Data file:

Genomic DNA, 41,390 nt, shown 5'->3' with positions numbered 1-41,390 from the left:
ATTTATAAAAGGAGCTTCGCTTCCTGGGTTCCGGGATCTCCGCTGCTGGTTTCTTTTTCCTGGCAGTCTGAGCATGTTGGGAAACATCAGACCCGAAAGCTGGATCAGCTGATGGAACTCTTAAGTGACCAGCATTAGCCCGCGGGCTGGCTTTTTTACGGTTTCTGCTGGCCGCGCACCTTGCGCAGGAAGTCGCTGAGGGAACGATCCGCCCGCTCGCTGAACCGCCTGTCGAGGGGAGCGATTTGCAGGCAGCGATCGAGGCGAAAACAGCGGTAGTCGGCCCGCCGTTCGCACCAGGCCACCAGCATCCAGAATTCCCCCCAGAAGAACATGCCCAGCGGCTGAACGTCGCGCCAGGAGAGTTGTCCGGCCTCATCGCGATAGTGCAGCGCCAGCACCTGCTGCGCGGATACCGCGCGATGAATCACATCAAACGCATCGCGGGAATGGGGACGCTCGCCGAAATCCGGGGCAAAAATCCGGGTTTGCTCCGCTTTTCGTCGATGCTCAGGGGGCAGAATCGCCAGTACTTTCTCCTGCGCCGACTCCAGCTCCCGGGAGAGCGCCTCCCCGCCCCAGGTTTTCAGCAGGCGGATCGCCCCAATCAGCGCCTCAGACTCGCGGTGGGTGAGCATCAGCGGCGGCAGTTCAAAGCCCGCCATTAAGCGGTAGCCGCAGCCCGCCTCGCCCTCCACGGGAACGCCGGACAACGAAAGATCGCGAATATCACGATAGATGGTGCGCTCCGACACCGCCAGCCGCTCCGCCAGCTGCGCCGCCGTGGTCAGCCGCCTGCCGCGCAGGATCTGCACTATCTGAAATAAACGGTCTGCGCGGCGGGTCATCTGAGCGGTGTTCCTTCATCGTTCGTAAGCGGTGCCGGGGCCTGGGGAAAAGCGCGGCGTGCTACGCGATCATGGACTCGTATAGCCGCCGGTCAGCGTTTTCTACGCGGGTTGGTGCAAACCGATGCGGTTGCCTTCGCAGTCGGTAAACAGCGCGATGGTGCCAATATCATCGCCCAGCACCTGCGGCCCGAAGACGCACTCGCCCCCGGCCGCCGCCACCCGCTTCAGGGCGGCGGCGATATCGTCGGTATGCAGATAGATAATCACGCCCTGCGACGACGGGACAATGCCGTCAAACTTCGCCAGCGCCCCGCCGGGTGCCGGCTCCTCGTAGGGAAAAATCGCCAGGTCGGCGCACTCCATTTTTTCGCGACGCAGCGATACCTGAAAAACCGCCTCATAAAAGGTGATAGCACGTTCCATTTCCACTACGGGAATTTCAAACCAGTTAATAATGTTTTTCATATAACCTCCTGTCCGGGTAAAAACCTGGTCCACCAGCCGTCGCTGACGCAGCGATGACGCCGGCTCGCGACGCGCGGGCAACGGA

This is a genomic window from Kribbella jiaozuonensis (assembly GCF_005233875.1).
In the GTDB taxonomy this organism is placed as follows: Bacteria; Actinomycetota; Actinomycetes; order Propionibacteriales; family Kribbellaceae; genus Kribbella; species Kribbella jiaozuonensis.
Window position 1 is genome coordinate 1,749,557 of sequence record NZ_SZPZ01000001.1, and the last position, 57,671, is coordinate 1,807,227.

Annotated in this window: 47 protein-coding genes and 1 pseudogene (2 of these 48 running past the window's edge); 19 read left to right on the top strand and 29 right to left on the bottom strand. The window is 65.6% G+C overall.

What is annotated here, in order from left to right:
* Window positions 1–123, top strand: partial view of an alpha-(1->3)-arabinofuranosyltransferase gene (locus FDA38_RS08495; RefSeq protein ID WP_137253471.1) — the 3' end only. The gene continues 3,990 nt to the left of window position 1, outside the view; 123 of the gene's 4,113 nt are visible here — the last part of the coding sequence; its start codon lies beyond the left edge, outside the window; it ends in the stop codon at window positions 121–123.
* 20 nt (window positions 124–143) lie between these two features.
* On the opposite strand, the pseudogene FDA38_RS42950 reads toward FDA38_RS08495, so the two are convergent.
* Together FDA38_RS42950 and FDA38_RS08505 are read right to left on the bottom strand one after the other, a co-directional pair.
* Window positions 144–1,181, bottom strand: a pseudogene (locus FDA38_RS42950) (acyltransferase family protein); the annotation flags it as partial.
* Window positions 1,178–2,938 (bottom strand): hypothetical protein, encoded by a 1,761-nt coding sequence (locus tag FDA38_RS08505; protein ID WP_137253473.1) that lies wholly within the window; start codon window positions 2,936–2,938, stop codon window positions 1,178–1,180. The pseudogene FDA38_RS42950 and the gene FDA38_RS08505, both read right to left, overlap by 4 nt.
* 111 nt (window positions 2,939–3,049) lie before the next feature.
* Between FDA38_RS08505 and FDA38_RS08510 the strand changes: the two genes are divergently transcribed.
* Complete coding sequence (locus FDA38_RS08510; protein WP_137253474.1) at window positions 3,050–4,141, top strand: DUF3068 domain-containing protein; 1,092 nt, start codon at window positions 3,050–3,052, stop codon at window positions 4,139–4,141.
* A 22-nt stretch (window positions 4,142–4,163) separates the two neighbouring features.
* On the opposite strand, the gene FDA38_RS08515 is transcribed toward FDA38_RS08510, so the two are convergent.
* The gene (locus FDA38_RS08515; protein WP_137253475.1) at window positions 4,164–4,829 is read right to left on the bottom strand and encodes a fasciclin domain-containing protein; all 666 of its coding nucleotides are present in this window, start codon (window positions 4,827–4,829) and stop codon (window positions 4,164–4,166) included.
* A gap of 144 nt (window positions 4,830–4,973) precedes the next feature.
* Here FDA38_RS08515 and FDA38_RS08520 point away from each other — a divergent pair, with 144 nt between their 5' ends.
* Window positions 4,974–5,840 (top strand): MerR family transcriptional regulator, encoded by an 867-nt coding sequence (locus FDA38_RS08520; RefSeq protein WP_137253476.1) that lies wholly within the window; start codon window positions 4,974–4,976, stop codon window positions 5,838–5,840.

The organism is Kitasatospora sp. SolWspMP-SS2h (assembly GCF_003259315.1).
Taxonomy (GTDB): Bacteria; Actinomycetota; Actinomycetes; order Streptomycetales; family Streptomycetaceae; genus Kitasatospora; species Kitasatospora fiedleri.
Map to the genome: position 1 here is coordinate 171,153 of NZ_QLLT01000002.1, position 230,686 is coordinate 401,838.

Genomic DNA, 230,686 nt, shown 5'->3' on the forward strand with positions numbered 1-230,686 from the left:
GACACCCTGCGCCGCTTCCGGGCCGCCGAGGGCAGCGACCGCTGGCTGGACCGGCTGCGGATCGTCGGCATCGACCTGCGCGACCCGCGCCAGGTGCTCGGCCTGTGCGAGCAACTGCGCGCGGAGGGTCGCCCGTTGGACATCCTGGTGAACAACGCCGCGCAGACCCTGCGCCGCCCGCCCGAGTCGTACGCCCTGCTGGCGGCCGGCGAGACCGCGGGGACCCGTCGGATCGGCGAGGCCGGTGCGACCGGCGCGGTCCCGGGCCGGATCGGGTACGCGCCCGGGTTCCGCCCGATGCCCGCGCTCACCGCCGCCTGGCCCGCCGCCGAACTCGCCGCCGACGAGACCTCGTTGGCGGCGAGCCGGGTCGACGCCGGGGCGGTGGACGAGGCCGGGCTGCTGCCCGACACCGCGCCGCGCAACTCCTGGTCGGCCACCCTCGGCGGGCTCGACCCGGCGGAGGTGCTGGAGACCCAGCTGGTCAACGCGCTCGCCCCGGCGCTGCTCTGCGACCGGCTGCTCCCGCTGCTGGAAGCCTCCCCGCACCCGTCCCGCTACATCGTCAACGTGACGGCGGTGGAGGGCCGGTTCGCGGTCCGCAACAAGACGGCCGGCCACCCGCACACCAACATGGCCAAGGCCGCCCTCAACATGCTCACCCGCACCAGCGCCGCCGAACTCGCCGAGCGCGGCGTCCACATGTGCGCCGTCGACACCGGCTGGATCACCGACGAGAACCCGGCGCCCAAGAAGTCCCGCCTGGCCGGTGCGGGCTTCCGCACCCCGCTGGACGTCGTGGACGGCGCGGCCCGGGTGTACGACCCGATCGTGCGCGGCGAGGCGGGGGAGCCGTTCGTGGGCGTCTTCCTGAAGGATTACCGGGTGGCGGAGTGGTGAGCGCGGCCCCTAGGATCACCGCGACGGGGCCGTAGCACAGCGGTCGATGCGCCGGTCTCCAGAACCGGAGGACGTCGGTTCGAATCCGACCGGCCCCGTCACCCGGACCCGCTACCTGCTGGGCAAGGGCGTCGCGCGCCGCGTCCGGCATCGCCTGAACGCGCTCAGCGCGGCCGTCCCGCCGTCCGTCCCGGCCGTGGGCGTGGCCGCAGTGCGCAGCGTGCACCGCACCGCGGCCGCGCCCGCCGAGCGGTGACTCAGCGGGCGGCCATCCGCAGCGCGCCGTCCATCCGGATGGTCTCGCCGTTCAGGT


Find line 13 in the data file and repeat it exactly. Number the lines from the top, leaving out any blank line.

* Window positions 1,178–2,938 (bottom strand): hypothetical protein, encoded by a 1,761-nt coding sequence (locus tag FDA38_RS08505; protein ID WP_137253473.1) that lies wholly within the window; start codon window positions 2,936–2,938, stop codon window positions 1,178–1,180. The pseudogene FDA38_RS42950 and the gene FDA38_RS08505, both read right to left, overlap by 4 nt.